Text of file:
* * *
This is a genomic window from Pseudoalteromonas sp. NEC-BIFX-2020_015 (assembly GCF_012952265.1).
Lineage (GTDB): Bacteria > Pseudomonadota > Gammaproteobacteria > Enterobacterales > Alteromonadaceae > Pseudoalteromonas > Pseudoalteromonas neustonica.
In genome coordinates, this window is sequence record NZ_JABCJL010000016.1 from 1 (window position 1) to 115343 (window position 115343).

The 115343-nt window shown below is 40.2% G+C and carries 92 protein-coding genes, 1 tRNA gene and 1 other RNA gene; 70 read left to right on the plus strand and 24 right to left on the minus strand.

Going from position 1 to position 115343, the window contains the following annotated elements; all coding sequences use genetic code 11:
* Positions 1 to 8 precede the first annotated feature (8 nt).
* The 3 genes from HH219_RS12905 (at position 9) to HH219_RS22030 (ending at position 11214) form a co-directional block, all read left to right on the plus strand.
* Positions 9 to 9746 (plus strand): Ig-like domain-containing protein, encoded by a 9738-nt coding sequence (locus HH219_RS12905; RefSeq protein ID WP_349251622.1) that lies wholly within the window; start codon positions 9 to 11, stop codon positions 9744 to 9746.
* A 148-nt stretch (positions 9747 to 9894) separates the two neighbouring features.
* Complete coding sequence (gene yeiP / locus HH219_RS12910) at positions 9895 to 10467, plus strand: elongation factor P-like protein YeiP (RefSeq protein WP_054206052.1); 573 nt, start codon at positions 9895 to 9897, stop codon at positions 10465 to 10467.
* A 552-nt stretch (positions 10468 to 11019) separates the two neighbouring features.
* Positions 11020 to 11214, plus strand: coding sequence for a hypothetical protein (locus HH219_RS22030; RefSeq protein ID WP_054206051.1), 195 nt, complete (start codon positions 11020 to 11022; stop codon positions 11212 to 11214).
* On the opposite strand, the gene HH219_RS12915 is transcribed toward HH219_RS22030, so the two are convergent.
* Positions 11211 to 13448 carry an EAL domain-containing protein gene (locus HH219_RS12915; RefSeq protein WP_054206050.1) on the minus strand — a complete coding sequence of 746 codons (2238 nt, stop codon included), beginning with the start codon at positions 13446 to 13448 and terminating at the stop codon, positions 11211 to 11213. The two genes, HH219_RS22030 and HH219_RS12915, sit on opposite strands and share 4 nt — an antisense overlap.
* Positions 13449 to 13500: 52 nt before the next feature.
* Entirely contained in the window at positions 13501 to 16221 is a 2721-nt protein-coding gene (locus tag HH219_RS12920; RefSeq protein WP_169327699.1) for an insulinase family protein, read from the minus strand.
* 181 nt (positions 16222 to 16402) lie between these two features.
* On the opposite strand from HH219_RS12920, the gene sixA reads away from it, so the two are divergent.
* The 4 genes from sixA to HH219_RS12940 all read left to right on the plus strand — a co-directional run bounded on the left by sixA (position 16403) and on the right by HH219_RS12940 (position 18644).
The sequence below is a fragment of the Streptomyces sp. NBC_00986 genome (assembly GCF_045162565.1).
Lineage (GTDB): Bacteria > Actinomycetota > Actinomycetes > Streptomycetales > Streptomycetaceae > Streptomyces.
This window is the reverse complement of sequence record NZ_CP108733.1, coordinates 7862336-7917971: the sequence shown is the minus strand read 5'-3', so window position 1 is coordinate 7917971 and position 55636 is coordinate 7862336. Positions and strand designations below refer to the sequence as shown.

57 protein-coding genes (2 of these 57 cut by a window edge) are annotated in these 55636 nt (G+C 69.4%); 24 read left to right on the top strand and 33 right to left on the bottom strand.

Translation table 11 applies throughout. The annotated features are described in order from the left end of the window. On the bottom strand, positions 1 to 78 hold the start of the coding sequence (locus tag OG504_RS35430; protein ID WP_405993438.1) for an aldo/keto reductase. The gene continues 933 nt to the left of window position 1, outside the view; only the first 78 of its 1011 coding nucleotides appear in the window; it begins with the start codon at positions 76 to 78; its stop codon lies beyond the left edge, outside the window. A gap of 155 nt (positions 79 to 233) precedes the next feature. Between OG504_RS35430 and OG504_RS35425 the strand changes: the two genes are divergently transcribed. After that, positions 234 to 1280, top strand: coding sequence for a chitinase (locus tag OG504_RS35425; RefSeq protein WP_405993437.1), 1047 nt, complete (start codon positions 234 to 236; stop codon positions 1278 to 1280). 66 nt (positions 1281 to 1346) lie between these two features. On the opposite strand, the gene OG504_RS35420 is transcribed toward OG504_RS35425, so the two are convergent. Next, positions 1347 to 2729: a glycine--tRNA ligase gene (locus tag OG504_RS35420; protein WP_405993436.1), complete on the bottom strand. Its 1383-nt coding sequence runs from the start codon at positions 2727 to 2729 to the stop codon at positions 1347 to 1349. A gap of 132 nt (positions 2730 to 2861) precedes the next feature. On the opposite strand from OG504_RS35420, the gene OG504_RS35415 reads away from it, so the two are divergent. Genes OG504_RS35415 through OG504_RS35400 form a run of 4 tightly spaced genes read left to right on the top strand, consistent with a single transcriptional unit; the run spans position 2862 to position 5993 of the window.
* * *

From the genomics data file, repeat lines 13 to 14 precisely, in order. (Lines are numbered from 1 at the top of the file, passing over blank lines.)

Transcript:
* On the opposite strand, the gene HH219_RS12915 is transcribed toward HH219_RS22030, so the two are convergent.
* Positions 11211 to 13448 carry an EAL domain-containing protein gene (locus HH219_RS12915; RefSeq protein WP_054206050.1) on the minus strand — a complete coding sequence of 746 codons (2238 nt, stop codon included), beginning with the start codon at positions 13446 to 13448 and terminating at the stop codon, positions 11211 to 11213. The two genes, HH219_RS22030 and HH219_RS12915, sit on opposite strands and share 4 nt — an antisense overlap.